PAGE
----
|Pakistani president Pervez Musharraf has resigned in the face of impending impeachment, just a few minutes after his spokesman told the press for the final time that Musharraf was not about to resign.|
"Musharraf Resigns!", and
but we don't need three separate threads here.
We can comment on the whole situation on just one thread. And here it is.
Here is a piece from George Carlin's last show: It's all bullshit. I created subtitles of course, because the primary reason I put it up on the internet is because I wanna share my favorite comedians with other French people. Who otherwise would never hear about them.
I would like to simply talk about the first part of Carlin's rants: pride. I hesitated to do that, because I'm always unsure whether Carlin is serious about the things he says on his shows. Is this simply comedy material or is this serious ? He certainly showed he was able to use logic. But then, how much did he know and how much did he fake not knowing, in order to make us laugh ?
I still want to talk about this one, because it's a position I held for a long time, at least until recently. Why would you be proud of being American, or Italian, or Irish ? As Carlin says, being Irish isn't a skill. It is of course true and this is what I've been thinking to myself for years.
But then, he also mentions Black and Puerto-Rican pride. And now, if no one sees a pattern emerge, when you bring up the Italians, the Irish, the Blacks and the Puerto-Ricans... Well what the hell are you doing in America ? I'm the one who sees the pattern and you don't ! Come on ! Switch places with me !
This should be obvious to everyone, that each of these groups has been discriminated against, in its time. And is there not a gay pride as well ? Aren't gays the most reviled group in history ? I think they are.
And this is how I saw through Carlin's unability to understand ethnic or national pride. Because I recently read an article by Arthur Silber, about how Whites could never understand Blacks or Gays. Arthur had favorably mentioned an essay by Madeline Moore, where she said that all Whites were racist from the moment they were born. Another blogger took notice and destroyed that statement with cold logic. But Arthur had this to say:
I acknowledge that, viewed in isolation, Moore uses the term "racist" imprecisely and inaccurately in the excerpt above; without grasping the entire context in which Moore makes the statements that elicit Larry's anger, those statements are wrong -- even obviously wrong, as Larry says repeatedly.
But the surrounding context ought to be painfully obvious: Moore is discussing a society and a culture which are founded on, organized around and which embody white, straight male privilege across the board, and in virtually every aspect and particular. That critical, broader context must inform how one interprets Moore's narrower statements. Instead, Larry takes a great deal of time and attention to make a very delimited philosophic point which is (as he himself argues) painfully obvious to anyone with half a brain, while the much more complex and infinitely more significant cultural realities entirely elude him. As a result, Larry's argument is, to use his own word, "trivial" given his avoidance of the overriding political, social and cultural dynamics in play.
And so you see, even though the national and ethnic pride, taken alone, do not make any kind of sense, when you consider the 'broader context' they take on a completely new meaning: it was a way for those groups to fight against discrimination. When someone tries to deny your rights, what they really say is "You're not one of us, you're inferior, you should be ashamed."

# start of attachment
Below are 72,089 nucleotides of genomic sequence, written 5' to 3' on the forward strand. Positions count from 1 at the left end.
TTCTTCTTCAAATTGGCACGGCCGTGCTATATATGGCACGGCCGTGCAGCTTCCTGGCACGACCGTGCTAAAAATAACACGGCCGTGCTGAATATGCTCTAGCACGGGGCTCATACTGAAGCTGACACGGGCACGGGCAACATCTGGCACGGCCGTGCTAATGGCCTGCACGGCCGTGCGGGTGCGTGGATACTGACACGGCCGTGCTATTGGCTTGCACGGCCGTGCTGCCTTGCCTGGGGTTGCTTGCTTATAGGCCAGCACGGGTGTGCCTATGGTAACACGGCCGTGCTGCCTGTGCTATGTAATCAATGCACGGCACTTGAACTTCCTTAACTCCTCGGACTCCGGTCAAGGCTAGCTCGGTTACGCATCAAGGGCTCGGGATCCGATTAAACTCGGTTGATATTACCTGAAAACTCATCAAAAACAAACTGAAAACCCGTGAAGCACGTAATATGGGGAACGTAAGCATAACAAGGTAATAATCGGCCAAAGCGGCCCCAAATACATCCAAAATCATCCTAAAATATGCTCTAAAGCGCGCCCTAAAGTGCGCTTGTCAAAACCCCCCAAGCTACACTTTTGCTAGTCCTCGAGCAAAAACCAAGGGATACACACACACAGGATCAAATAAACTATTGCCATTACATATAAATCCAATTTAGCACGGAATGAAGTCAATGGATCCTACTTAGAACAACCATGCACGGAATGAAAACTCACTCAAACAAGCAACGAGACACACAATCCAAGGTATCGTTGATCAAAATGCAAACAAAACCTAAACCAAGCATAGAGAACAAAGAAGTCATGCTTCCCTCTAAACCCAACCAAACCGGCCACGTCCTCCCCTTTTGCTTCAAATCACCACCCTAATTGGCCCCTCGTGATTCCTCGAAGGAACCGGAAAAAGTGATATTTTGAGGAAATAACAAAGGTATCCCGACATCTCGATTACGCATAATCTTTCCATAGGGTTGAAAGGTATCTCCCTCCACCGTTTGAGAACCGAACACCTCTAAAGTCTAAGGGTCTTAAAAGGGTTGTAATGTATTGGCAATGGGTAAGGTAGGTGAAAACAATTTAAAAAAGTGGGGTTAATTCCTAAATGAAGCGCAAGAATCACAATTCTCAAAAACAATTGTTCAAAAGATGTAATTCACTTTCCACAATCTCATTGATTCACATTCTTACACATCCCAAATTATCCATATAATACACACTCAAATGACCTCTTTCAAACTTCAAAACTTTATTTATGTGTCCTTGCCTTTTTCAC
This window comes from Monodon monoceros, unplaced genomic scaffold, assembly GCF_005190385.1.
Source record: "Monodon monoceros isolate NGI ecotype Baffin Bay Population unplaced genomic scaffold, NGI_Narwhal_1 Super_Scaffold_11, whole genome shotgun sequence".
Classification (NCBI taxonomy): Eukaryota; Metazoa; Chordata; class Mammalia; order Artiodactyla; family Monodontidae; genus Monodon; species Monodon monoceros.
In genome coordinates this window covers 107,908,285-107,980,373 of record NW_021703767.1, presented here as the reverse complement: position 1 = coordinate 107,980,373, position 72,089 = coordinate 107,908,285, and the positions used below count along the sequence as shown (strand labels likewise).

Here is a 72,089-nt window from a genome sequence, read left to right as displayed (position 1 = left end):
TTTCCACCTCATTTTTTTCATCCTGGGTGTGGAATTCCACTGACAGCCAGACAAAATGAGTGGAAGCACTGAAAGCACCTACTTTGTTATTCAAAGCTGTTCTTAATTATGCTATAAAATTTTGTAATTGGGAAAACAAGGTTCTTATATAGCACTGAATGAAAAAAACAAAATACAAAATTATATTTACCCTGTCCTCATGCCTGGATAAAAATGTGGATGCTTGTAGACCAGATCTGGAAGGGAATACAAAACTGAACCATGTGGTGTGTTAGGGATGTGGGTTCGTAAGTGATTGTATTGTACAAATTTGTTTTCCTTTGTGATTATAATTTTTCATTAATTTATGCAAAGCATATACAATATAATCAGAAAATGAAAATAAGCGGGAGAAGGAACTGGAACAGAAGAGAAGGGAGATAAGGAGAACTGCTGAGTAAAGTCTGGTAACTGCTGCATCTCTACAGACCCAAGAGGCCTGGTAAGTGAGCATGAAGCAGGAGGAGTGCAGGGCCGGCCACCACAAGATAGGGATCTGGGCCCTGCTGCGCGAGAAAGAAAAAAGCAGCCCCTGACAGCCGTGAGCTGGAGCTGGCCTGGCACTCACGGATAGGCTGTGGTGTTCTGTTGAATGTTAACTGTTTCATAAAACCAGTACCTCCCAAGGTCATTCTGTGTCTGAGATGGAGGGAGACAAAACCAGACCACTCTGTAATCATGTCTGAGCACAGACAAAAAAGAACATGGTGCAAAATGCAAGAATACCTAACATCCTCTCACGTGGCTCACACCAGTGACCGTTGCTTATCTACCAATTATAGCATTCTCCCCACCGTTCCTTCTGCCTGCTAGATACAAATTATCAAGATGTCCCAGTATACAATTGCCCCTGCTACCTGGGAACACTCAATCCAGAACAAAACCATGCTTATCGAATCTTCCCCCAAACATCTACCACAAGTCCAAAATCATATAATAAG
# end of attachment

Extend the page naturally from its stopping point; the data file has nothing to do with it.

There are two options when you're confronted with this: either you lie low and live with what you've got, or you resist, and that comes in the form of 'pride'. "I'm not inferior, and I'll never be ashamed. In fact, I'm at least as worthy as you, if not more. I'm proud of what I am."
This gets homophobes annoyed at gay pride. "You would think they could be quiet. But no, they have to shove it in your face." Well, maybe they can't be quiet. Maybe the only way to resist discrimination is to be exuberant.
One last quote from a very important essay by Arthur and I'm out:
Let me tell you something: unless you've been there, you do not know what it's like. You just don't. And don't tell me you do. Yes, you can understand it, and you can offer genuine and meaningful sympathy. But you don't know what it's like to feel that, and to experience that to the very core of your being -- to realize that no matter what you do, no matter how good you are, no matter how hard you work, some people just won't give a damn. And they won't give you a chance -- when they would give the same chance, and much more, to someone who wasn't gay, or who wasn't a woman, or who wasn't black, and who deserved it much less than you did.
Mistakes were made when the so-called "Liquid Bombers" were arrested, and in two instances, British national dailies reported information which turned out to be false. These false reports led to claims of defamation which have cost the publishers hundreds of thousands to settle out of court.
You can read more here, or comment below:
| At A Tiny Revolution (good blog!), Jonathan Schwarz has been highlighting a new book by former U.S. Army colonel Andrew Bacevich [photo], who is now a professor of history and international relations at Boston University.
Bacevich's new book is called "The Limits of Power: The End of American Exceptionalism" and in it he hits some "notes" that I consider "right", such as the assertion (which is, or is close to, the central thesis of his book) that
Just what we need.
|According to Spencer Hsu and Carrie Johnson in the Washington Post,|
|Hello, and welcome to the new winter palace. It's nice to see so many new people here, and it's nice to see familiar names as well.
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